The only obstacle was money. “I probably had $8 in my bank account,” recalls Ravinder, who was 18 at the time. “I had to convince [Manjit] to sell her car.” But before jumping in with both feet she did a risk assessment. “What she discovered was that if everything failed we could still sell it out of mom and dad’s stores and just go back to school.”
Manjit sold her purple RAV 4 for $10,000 and the siblings used the money to hire consultants who worked with them to create a recipe. In 1999 they released Blarney’s Irish Cream, made with real cream, in direct competition with Bailey’s. The Minhas kids sold their version for $15 cheaper.
Initially they thought that, because of OK’s bar and restaurant clientele, they had an in. And those folks were eager to support the kids in their new endeavour. Unfortunately, none of those potential customers used more than a few bottles of Irish cream a year.
“That’s how we discovered tastings,” says Ravinder. “We had a lot of people try it and that became our philosophy for business - tastings, working with retailers, marketing direct to customers, and offering consistent quality.”
“Within a year we knew we had hit the nail on the head. We knew to spend more time on this,” says Manjit. They soon developed premium vodka, rum, tequila, and whiskey. And in 2003, after graduating from the University of Calgary, Manjit knew what she wanted to do with her life. She had been selling premium spirits as a side hustle for four years, while going to school full time. That experience meant that the lifelong vision she’d had of working in oil and gas had given way to an entirely new one: beer.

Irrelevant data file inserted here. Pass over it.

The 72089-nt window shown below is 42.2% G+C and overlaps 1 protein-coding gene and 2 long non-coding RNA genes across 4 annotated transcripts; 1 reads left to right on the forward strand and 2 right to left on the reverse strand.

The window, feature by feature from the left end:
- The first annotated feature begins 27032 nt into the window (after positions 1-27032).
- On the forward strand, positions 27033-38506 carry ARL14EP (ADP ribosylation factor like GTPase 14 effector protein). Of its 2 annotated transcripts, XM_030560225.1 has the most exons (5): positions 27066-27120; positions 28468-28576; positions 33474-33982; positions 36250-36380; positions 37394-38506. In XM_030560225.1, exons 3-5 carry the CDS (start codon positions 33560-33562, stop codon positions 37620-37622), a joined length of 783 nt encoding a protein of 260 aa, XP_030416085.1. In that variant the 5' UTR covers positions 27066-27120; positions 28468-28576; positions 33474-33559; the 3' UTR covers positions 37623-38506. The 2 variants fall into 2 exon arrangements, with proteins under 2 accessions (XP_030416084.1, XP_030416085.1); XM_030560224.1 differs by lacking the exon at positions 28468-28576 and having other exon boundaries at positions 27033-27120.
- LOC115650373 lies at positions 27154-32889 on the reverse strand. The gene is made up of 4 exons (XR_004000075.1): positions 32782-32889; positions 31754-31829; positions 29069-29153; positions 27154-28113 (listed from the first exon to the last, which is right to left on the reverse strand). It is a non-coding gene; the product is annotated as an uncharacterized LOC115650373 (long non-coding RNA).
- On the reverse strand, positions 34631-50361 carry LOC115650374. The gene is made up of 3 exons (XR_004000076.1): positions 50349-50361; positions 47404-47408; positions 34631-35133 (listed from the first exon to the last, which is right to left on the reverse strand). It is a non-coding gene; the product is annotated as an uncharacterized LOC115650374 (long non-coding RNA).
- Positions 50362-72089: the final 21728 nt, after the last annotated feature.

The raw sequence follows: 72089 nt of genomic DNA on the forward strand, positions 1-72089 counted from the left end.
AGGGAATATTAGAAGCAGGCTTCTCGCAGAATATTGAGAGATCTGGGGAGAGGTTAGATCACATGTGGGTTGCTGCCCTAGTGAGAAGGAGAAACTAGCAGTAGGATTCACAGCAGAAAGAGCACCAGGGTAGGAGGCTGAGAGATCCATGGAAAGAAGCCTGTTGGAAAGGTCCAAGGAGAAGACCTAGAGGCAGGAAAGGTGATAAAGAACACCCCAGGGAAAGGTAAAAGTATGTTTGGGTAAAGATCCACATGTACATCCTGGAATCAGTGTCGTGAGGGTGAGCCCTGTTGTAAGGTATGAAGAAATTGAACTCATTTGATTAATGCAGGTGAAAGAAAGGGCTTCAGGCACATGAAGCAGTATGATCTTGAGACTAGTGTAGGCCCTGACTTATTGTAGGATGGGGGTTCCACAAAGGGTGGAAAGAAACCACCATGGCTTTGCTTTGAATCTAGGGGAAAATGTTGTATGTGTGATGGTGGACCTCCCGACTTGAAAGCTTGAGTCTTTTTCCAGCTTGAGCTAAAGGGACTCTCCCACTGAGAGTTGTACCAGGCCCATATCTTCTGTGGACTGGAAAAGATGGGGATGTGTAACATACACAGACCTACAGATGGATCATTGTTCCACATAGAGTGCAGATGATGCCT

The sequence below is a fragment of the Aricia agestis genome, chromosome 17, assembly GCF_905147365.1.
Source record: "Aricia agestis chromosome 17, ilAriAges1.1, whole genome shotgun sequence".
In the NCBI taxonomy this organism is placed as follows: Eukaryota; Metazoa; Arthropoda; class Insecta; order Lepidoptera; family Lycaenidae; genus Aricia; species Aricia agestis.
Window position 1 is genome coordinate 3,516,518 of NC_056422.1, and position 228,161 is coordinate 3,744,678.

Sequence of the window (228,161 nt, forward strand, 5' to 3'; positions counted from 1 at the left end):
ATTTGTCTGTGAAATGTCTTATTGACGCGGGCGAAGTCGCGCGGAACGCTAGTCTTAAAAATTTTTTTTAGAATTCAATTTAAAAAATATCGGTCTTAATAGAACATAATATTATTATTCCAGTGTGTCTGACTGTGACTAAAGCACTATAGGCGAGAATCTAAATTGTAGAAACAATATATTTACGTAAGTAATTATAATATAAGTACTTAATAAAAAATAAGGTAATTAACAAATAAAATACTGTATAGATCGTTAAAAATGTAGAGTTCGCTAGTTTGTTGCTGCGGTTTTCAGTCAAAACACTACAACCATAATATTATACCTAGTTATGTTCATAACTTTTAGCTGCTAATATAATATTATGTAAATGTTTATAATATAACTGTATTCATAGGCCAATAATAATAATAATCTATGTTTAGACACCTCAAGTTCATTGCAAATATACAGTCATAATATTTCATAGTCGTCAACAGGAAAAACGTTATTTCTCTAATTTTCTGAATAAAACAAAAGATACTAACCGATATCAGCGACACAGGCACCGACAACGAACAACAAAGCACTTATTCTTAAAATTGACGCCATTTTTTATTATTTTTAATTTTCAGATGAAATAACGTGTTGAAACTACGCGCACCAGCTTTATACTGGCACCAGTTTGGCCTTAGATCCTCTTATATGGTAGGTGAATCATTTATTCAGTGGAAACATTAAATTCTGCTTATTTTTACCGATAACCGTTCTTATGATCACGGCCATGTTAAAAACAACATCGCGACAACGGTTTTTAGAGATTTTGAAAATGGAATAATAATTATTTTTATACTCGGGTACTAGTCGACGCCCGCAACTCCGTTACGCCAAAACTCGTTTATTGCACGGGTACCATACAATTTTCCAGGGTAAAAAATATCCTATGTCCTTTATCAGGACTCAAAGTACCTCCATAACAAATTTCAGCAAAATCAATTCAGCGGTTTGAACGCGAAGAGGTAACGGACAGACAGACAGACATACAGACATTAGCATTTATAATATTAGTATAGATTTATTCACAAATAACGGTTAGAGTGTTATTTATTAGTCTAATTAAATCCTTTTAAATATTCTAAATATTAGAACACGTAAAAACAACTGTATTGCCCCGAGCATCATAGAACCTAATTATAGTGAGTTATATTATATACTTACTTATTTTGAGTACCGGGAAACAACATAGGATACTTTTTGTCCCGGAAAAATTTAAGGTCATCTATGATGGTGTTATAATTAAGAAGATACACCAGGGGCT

“We had some money in the bank and we knew there was an opening. Consumers were looking for an independent beer.”
With engineering in their blood, they knew they needed to craft their beer with the expertise of a brewmaster. “We believe it is a science to brew beer and you can only do it well if you know it inside and out,” Manjit says. “Just because you love something doesn’t mean you know everything about it. We left it to an expert to get the desired beer.”
Their first beer, Mountain Crest, was released in 2003 and is still their flagship. Once it was launched Manjit and Ravinder went back to school at Chicago’s Siebel Institute of Technology. “We went to beer school and can school and Moonshine University. It was important to learn these things,” Manjit says. They contracted out brewing but they kept a lot of services in-house, including a graphics department to make labels and promotional materials and a video production company for their advertising. Their operation now includes trucking, construction, and even glass production.